We knew, in accelerating the procurement process, that there was a legal risk. That has been highlighted in the NAO report. However, it was my judgment, the judgment of my accounting officer and the judgment of those who vetted the plan across the Government that that was a risk that we should take, given the need to ensure that we had a supply of drugs into the country in the event of a no-deal Brexit.
The right hon. Gentleman has said that there was a legal judgment that there was an element of risk. He took that risk, and his actions have therefore cost the state £33 million.
We took a collective decision, in the light of the legal advice, which was taken by me, by my accounting officer, and by those who approved this across the Government, and we did so—[Interruption.] We did so because we judged it important to ensure that we had a proper supply of drugs to the NHS in the event of a no-deal Brexit. I challenge Labour Members, as they chunter from the Front Bench, to say that they disagree with ensuring a supply of drugs to the UK in a no-deal Brexit.
I have been listening very intently to what the right hon. Gentleman has been saying. The thing that really surprises and shocks me is the fact that there is a complete lack of humility with regard to the fact that £33 million of public money—taxpayers’ money—has been wasted. Could he just stand up and say sorry to them?
I very much regret the fact that we were taken to court. It was a risk that we acknowledged was there, but I stand by the decision to make sure that we could guarantee the supply of drugs to the NHS in the event of a no-deal Brexit.
Does my right hon. Friend agree that proper preparation is an important role of the Government, and that frightening people unnecessarily, particularly those who are vulnerable and dependent on medicines, such as those with epilepsy, is completely irresponsible and unkind? Can he confirm to my constituents that the medicines will be available, regardless of whether we have no deal or Brexit on the Prime Minister’s deal?
I can absolutely confirm that, and I think it is absolutely right and proper that we took the steps necessary to ensure that continuity of supply. We did so with a collective decision across the Government, taken by Cabinet Committees.
Does the Secretary of State not understand and accept that today he is laying bare the advice that he received—and that he acted in contravention of that advice and he lost? We are not asking for an absence of preparation for contingencies; we are asking for a modicum of competence, and he has singularly failed.
We did not receive legal advice saying, “Do not do this.” We received legal advice saying that there was a risk in taking the approach, and we judged collectively across the Government that it was a necessary risk to take in the national interest.
I am going to make a bit of progress, because I have given way many times.
Let me touch briefly on the issue of Seaborne Freight, which was raised exhaustively by the hon. Member for Kilmarnock and Loudoun, and on which I have answered question after question in the House. First, to be clear, the agreement with Eurotunnel was not about the contract with Seaborne Freight; it was about the procurement process, and particularly about the continuing contracts we have with Brittany Ferries and DFDS for additional ferry capacity into the UK, to provide us with resilience. I have spoken exhaustively in the House about Seaborne Freight. I am disappointed that the contract had to be terminated. I stand by the decision to give that company a chance, particularly since it was backed by Ireland’s biggest shipping firm at the time. We have, as a Government, paid no money at all to Seaborne.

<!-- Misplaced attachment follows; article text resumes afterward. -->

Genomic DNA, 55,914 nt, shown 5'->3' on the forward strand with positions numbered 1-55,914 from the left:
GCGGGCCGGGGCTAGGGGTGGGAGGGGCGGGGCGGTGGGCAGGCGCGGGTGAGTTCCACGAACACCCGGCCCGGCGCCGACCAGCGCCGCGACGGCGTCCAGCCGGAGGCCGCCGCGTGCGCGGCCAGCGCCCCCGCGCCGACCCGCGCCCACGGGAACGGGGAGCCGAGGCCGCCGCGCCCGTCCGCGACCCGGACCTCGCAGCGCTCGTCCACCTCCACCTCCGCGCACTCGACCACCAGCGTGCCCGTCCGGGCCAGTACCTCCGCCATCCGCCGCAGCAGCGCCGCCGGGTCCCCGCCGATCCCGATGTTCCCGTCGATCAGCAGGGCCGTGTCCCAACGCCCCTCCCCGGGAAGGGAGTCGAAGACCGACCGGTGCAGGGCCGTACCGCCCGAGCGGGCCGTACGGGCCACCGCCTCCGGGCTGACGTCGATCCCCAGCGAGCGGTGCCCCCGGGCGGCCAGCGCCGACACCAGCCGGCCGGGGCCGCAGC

The hon. Gentleman keeps asking me about spending money on due diligence. We spend money on due diligence for contracts that we do not award as well as for contracts that we do award, because rightly and properly in government due diligence is applied to a tender of any sort. That is what we did in this case, and what we do in all other situations. That, again, is the right thing to do.
So it is absolutely clear—I want to be absolutely clear—that when it comes to the Eurotunnel litigation, the settlement struck between the Government and Eurotunnel was separate to the issue of the Seaborne debate, and it was struck, I think, in a way that is designed to ensure that the taxpayer actually receives value through the addition of important facilities at the border that will smooth the flows.
On that point, will the Secretary of State give way?
It was a challenge to the procurement process, on which I said I took detailed legal advice at the time of procuring, which I and my accounting officer took into account when awarding these contracts. We expected that if a legal challenge were brought, any court determination would be brought well after Brexit and would not disrupt the process. All this, as the hon. Member for Kilmarnock and Loudoun will be aware, has already been looked at by the National Audit Office. We have invited it to take a further look, but I stand by the decisions that we took.
These decisions were not simply taken by me and by my Department; they were decisions taken collectively, in the national interest.
Can the right hon. Gentleman confirm, just for the record, that not a single penny of the £33 million paid out to Eurotunnel will be returned in the event that there is a deal?
The deal that we have done is to pay for additional facilities at the border, to create a smoother flow at the border. That is something that we will benefit from at the borders.